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Light bending around neutron and bound photon

  1. Jan 30, 2006 #1
    I assume that the neutron is a particle with finite size and is <really> a single particle (that is that it does not have any further structure or components-like nucleus) and lastly it is electric nutral. I hope that these assumptions are close to the experimental observations. I am making life simple by not assuming subatomic particles or gluons etc.

    We know tht a neutron is a fairly heavy particle with rest mass of about that of hydrogen atom and the size is as small as the nuclus (Fermi). Consider that a photon interacts with a nutron. As the photon gets attracted by the mass of nutron, it should feel a central force field. It is likely that this filed shuld trap the photon.

    If that doesnt happen, why does that not happen?

    If that happens, what happens to the space time? It should result in a number of interesting consequences. I wish the readers to enumerate them. (Is every neutron a black hole?)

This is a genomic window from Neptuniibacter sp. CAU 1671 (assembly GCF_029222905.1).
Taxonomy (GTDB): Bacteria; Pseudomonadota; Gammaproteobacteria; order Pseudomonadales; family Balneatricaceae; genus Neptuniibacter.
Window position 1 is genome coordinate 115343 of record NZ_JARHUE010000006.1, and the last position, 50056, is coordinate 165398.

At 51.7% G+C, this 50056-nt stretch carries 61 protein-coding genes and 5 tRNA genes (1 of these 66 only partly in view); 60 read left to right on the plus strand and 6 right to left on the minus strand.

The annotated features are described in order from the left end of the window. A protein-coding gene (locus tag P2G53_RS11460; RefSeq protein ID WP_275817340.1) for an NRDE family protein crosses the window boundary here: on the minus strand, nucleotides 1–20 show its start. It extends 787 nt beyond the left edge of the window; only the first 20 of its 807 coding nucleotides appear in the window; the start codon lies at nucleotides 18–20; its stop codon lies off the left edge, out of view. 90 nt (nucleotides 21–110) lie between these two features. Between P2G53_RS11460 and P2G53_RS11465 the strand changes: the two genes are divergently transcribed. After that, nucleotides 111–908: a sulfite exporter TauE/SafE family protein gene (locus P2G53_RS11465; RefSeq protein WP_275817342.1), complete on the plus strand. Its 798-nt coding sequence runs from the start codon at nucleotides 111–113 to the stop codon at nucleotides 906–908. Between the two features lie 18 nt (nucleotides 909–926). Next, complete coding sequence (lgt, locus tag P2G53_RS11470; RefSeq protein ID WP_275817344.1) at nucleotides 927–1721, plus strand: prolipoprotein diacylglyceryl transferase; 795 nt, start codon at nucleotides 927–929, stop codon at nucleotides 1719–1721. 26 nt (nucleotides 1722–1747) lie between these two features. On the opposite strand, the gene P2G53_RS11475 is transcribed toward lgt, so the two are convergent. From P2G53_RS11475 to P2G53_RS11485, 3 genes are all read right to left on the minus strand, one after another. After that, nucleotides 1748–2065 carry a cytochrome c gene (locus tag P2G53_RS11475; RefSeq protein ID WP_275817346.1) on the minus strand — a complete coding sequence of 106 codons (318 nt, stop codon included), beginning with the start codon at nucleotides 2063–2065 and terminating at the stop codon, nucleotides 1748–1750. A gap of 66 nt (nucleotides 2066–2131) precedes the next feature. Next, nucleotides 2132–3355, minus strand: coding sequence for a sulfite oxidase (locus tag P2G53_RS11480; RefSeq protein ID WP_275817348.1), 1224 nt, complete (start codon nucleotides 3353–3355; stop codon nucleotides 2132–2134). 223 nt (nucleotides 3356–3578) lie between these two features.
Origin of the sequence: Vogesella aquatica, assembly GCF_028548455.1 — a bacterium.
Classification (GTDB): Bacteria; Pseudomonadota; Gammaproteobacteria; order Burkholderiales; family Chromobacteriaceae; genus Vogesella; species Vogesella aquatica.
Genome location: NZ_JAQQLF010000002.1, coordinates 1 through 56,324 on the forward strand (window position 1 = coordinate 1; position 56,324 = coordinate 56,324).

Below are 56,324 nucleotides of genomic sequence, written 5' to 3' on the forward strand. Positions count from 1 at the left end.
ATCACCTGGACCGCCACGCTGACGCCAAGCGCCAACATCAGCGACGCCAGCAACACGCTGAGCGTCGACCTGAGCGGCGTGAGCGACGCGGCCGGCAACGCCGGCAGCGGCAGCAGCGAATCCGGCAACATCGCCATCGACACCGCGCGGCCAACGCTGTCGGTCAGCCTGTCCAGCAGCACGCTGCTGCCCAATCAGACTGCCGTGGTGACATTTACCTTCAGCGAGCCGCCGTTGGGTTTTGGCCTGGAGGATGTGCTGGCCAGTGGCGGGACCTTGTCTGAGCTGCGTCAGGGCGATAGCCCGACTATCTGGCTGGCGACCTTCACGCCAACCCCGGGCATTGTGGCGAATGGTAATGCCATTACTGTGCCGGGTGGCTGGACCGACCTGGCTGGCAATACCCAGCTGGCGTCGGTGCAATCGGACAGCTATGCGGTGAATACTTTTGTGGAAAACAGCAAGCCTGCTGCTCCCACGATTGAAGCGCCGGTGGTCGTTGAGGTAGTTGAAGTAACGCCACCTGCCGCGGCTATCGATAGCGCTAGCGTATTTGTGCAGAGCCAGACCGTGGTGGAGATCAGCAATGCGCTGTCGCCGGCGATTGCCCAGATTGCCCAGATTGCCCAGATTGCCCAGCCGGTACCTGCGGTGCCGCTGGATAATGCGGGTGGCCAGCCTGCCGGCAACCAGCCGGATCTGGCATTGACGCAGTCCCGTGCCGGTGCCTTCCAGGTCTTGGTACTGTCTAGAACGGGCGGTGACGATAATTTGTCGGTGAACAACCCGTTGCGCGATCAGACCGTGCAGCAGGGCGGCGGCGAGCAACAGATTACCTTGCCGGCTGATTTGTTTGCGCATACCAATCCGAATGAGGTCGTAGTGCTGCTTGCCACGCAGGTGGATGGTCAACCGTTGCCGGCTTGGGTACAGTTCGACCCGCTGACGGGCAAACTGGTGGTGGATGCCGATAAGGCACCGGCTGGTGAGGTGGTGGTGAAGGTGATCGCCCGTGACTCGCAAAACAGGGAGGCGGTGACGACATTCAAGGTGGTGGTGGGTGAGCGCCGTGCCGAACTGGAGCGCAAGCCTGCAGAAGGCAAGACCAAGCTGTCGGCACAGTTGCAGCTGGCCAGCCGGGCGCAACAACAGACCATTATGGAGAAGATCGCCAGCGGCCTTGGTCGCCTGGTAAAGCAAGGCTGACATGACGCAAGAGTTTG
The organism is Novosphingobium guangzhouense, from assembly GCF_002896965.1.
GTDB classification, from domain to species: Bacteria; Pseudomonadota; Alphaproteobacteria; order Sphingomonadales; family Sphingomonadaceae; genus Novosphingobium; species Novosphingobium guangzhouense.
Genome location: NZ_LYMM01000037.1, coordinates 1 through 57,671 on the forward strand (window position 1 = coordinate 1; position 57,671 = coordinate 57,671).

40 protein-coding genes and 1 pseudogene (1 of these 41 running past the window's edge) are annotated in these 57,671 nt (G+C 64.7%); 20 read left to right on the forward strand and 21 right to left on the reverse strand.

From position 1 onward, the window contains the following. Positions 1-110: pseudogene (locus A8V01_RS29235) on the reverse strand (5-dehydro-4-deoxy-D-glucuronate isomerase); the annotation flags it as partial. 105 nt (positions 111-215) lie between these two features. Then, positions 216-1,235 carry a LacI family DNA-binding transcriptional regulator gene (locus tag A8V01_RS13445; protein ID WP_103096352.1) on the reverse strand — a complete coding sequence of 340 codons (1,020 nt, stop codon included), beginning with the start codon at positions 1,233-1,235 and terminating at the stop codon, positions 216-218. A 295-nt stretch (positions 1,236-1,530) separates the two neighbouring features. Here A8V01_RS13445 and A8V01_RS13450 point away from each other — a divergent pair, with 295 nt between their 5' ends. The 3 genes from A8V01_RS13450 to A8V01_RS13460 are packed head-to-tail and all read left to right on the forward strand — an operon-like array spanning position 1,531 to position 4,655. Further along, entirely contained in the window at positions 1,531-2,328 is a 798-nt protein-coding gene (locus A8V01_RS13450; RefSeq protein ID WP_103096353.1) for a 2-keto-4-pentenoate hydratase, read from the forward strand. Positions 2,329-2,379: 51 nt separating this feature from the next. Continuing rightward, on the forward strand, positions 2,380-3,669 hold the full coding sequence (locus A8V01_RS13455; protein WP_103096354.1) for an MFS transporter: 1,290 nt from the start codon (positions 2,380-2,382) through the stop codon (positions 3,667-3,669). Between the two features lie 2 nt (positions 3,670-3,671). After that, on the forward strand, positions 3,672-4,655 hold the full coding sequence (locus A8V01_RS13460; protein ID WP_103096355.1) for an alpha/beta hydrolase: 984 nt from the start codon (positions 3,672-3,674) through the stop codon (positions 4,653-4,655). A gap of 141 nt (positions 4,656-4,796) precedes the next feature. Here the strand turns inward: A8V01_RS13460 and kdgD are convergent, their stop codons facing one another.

2. jcsd
  3. Jan 30, 2006 #2

    Meir Achuz

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    The gravitational attraction between a photon and a neutron is much too weak to measure, much less bind the photon.
    There is a magnetic force between a photon and a neutron due to the neutron having a magnetic moment. This interaction is also much too weak to bind the photon, but is observed in scattering of a photon by a neutron.
     
  4. Jan 30, 2006 #3

    vanesch

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    gr-qc/0412064 has something to say about the subject.
     
  5. Jan 30, 2006 #4
    what's that

    How to get there?
     
  6. Jan 30, 2006 #5
    that's a paper index for arxiv.org. google it for example.
     
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